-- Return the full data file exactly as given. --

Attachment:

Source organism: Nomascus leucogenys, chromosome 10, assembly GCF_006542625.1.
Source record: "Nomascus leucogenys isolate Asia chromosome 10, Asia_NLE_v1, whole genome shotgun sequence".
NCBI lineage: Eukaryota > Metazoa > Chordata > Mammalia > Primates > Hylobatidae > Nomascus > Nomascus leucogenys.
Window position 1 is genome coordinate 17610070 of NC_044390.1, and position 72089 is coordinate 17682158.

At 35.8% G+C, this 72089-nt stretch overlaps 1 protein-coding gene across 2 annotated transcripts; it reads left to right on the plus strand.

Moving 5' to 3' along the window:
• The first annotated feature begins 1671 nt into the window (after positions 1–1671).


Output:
Source organism: Nomascus leucogenys, chromosome 10, assembly GCF_006542625.1.
Source record: "Nomascus leucogenys isolate Asia chromosome 10, Asia_NLE_v1, whole genome shotgun sequence".
NCBI lineage: Eukaryota > Metazoa > Chordata > Mammalia > Primates > Hylobatidae > Nomascus > Nomascus leucogenys.
Window position 1 is genome coordinate 17610070 of NC_044390.1, and position 72089 is coordinate 17682158.

At 35.8% G+C, this 72089-nt stretch overlaps 1 protein-coding gene across 2 annotated transcripts; it reads left to right on the plus strand.

Moving 5' to 3' along the window:
• The first annotated feature begins 1671 nt into the window (after positions 1–1671).